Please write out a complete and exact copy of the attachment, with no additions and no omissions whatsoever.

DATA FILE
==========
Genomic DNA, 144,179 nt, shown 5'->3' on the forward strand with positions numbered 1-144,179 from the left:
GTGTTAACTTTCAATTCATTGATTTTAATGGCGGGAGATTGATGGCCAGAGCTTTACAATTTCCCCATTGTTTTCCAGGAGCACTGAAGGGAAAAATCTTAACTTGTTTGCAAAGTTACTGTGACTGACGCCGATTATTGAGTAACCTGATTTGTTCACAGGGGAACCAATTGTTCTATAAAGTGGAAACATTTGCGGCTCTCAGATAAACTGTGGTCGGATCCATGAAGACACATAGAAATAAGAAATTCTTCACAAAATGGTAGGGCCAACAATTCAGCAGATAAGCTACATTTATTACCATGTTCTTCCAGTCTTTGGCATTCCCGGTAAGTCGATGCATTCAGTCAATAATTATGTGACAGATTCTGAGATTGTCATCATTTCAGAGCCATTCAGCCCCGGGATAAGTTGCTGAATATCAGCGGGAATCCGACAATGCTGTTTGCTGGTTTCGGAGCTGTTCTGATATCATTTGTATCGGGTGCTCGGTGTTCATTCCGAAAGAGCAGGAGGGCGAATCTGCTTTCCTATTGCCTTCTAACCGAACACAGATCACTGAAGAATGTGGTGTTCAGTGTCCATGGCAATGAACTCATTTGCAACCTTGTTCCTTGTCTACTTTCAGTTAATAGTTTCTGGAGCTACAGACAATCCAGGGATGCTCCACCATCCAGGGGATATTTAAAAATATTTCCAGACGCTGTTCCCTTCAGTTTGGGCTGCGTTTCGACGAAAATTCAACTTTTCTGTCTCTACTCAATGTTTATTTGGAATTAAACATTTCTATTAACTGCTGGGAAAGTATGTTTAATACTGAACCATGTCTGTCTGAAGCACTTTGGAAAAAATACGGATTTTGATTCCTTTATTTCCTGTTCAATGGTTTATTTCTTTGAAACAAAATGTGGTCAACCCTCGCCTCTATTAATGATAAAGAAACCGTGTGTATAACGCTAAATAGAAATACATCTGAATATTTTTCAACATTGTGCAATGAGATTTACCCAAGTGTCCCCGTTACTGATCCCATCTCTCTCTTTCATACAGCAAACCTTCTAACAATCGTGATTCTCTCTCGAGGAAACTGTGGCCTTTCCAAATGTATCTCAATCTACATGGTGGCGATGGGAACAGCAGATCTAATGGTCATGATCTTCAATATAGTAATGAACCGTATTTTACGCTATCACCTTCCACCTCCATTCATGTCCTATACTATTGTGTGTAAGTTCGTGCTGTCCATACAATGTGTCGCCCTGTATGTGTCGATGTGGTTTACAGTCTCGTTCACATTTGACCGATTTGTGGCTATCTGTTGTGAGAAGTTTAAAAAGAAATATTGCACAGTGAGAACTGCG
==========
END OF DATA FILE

Genomic DNA, 144,179 nt, shown 5'->3' on the forward strand with positions numbered 1-144,179 from the left:
GTGTTAACTTTCAATTCATTGATTTTAATGGCGGGAGATTGATGGCCAGAGCTTTACAATTTCCCCATTGTTTTCCAGGAGCACTGAAGGGAAAAATCTTAACTTGTTTGCAAAGTTACTGTGACTGACGCCGATTATTGAGTAACCTGATTTGTTCACAGGGGAACCAATTGTTCTATAAAGTGGAAACATTTGCGGCTCTCAGATAAACTGTGGTCGGATCCATGAAGACACATAGAAATAAGAAATTCTTCACAAAATGGTAGGGCCAACAATTCAGCAGATAAGCTACATTTATTACCATGTTCTTCCAGTCTTTGGCATTCCCGGTAAGTCGATGCATTCAGTCAATAATTATGTGACAGATTCTGAGATTGTCATCATTTCAGAGCCATTCAGCCCCGGGATAAGTTGCTGAATATCAGCGGGAATCCGACAATGCTGTTTGCTGGTTTCGGAGCTGTTCTGATATCATTTGTATCGGGTGCTCGGTGTTCATTCCGAAAGAGCAGGAGGGCGAATCTGCTTTCCTATTGCCTTCTAACCGAACACAGATCACTGAAGAATGTGGTGTTCAGTGTCCATGGCAATGAACTCATTTGCAACCTTGTTCCTTGTCTACTTTCAGTTAATAGTTTCTGGAGCTACAGACAATCCAGGGATGCTCCACCATCCAGGGGATATTTAAAAATATTTCCAGACGCTGTTCCCTTCAGTTTGGGCTGCGTTTCGACGAAAATTCAACTTTTCTGTCTCTACTCAATGTTTATTTGGAATTAAACATTTCTATTAACTGCTGGGAAAGTATGTTTAATACTGAACCATGTCTGTCTGAAGCACTTTGGAAAAAATACGGATTTTGATTCCTTTATTTCCTGTTCAATGGTTTATTTCTTTGAAACAAAATGTGGTCAACCCTCGCCTCTATTAATGATAAAGAAACCGTGTGTATAACGCTAAATAGAAATACATCTGAATATTTTTCAACATTGTGCAATGAGATTTACCCAAGTGTCCCCGTTACTGATCCCATCTCTCTCTTTCATACAGCAAACCTTCTAACAATCGTGATTCTCTCTCGAGGAAACTGTGGCCTTTCCAAATGTATCTCAATCTACATGGTGGCGATGGGAACAGCAGATCTAATGGTCATGATCTTCAATATAGTAATGAACCGTATTTTACGCTATCACCTTCCACCTCCATTCATGTCCTATACTATTGTGTGTAAGTTCGTGCTGTCCATACAATGTGTCGCCCTGTATGTGTCGATGTGGTTTACAGTCTCGTTCACATTTGACCGATTTGTGGCTATCTGTTGTGAGAAGTTTAAAAAGAAATATTGCACAGTGAGAACTGCG